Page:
National Football Foundation Debuts Website, Mobile Applications

The National Football Foundation (NFF) and XOS Digital Inc. have jointly announced a new website and corresponding mobile and tablet applications to provide fans with multiple access points to NFF content in various formats. Among other tasks, the NFF runs the College Football Hall of Fame.

The new website,, marks the completion of the NFF Digital Network and is managed by XOS Digital, which serves more than 300 sports organizations with myriad technology solutions.

The foundation’s official website offers exclusive video content and original programming and connects to multiple digital platforms, including a dedicated NFF OnDemand store, Smart TV content, YouTube channel and mobile applications.

The NFF OnDemand store features DVD and Blu-ray content as well as classic college football documentaries, available for purchase for the first time. Fans can access this exclusive video content through a digital account where they can select videos to watch online and access them for viewing on tablet and mobile devices.

Every NFF event will be streamed live on all compatible platforms, including the NFF Annual Awards Dinner, the Annual Enshrinement Show, and the annual announcement of FBS inductees into the College Football Hall of Fame. Fans can download the official NFF mobile application for free, and the official NFF tablet application for $4.99.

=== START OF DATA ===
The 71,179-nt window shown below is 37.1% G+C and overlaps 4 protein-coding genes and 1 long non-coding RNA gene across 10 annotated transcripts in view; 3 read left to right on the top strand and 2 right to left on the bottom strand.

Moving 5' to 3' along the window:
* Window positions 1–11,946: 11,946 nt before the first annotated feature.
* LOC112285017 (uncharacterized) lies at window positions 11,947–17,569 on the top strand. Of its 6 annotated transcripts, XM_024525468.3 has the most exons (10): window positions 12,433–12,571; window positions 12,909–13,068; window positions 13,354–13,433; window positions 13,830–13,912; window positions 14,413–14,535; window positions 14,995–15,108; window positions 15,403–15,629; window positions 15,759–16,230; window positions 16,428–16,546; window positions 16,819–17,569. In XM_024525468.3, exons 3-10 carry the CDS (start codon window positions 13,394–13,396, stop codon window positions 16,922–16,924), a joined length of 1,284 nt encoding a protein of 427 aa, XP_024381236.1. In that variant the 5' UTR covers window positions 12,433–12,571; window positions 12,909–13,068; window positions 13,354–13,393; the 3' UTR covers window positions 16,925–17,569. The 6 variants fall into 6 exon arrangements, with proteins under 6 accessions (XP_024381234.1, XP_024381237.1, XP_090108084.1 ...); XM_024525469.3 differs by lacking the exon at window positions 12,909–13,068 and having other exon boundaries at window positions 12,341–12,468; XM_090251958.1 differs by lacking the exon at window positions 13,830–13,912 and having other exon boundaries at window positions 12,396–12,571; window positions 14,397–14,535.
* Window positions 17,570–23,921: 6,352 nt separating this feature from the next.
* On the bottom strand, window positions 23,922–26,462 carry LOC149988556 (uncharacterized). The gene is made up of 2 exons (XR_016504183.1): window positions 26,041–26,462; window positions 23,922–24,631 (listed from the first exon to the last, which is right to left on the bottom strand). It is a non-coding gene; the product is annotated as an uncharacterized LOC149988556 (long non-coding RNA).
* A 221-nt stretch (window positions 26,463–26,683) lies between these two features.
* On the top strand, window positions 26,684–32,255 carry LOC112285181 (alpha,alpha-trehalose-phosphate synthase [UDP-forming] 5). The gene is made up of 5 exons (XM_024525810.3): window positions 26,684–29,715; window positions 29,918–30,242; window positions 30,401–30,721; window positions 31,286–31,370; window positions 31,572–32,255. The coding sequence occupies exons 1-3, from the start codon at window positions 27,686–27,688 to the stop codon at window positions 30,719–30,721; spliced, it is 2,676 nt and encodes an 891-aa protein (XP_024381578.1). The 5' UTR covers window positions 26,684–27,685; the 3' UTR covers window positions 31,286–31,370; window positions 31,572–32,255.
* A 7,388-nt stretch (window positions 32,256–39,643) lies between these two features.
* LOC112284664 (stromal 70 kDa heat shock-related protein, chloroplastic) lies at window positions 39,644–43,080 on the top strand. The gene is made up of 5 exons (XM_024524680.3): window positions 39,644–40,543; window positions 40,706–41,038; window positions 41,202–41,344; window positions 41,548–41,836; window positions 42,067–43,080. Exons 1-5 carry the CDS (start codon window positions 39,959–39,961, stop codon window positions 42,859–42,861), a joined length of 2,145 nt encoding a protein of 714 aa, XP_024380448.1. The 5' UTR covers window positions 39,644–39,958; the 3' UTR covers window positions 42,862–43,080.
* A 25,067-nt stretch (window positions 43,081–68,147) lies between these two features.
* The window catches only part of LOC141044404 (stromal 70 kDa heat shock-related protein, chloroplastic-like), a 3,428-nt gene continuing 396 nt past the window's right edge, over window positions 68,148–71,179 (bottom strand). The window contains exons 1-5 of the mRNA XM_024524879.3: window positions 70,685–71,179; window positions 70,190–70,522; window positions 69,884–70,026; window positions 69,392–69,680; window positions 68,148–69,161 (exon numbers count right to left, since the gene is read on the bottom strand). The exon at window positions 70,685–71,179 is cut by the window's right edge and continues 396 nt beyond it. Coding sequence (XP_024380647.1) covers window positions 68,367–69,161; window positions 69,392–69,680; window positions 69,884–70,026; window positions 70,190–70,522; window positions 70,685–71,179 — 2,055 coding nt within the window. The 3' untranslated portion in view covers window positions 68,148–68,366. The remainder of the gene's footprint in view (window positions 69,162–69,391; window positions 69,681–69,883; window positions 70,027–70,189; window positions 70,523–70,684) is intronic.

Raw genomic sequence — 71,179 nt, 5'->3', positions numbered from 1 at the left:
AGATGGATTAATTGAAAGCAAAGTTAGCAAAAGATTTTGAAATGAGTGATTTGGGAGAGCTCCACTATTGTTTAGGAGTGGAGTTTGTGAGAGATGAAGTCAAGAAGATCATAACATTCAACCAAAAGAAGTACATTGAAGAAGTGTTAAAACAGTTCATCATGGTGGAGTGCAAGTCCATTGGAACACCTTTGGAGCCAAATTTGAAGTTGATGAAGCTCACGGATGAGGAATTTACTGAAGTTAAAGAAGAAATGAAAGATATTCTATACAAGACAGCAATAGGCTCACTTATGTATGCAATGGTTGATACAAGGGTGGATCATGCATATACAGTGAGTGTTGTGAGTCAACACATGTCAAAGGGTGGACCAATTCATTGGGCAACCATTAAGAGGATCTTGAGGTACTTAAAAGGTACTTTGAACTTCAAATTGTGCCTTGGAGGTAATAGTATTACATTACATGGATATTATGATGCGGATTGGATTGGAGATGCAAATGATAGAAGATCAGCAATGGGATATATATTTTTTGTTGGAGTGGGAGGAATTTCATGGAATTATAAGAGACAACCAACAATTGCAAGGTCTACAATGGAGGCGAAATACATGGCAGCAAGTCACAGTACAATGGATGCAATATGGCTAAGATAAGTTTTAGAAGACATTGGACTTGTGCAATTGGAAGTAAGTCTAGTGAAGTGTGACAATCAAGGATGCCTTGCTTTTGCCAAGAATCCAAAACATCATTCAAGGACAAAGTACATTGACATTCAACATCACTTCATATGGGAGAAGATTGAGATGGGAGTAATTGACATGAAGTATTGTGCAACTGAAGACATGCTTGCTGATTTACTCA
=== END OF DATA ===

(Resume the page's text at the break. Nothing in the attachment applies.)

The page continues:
The NFF Digital Network also features an originally produced video series, This Week in College Football History, which highlights a memorable historic football event each week throughout the football season. All NFF historic content and original productions are accessible though the XOS College Sports Smart TV channel.

For more information, visit or

James Raia is an editor and publisher in Sacramento, California. Visit his site:

NBC Sports Radio Debuts Nationwide on Terrestrial Stations, Online

NBC Sports Radio, airing on 178 radio stations nationwide as well as streaming on, debuted Sept. 4 and is featuring a diverse selection of programs.

Programming will be distributed by Dial Global and content will include hourly sports news updates, daily features as well as long-form shows.

The NBC Sports Radio roster includes:

The Erik Kuselias Show, Monday-Friday 7-10pm, ET;

Amani and Eytan, Monday-Friday 10pm-1am, ET: featuring former NFL pro Amani Toomer and Eytan Shander;

The Dan Schwartzman Show, Tuesday-Saturday 1am-5am, ET;

Safety Blitz with Rodney Harrison, a two-hour weekend show featuring former NFL All-Pro Rodney Harrison;

24/7 anchored national updates featuring Jon Stashower, Kay Adams and

Dan Schwartzman.

The new NBC Sports Radio is a partnership between Dial Global and the NBC Sports Group.

“This is a great day in sports radio and we’re proud to have 178 affiliates share it with us,” said Chris Corcoran, Executive Vice President, General Manager, Dial Global. “Our main goal from day one has been to deliver great content for radio stations and we are excited to finally hit the field and play.”

Rob Simmelkjaer, Senior Vice President, NBC Sports Ventures and International, said, “We couldn't be more excited to launch the newest platform in the NBC Sports Group family. With 178 affiliates on board at launch and a great starting talent line-up, the sky is the limit for NBC Sports Radio.”

A mobile applications for the network is being developed, according to a spokesperson.

James Raia is a California-based journalist who writes about sports, travel and leisure. Visit his cycling site at


Gabby Douglas Soars in Gymnastics and in Twitter Popularity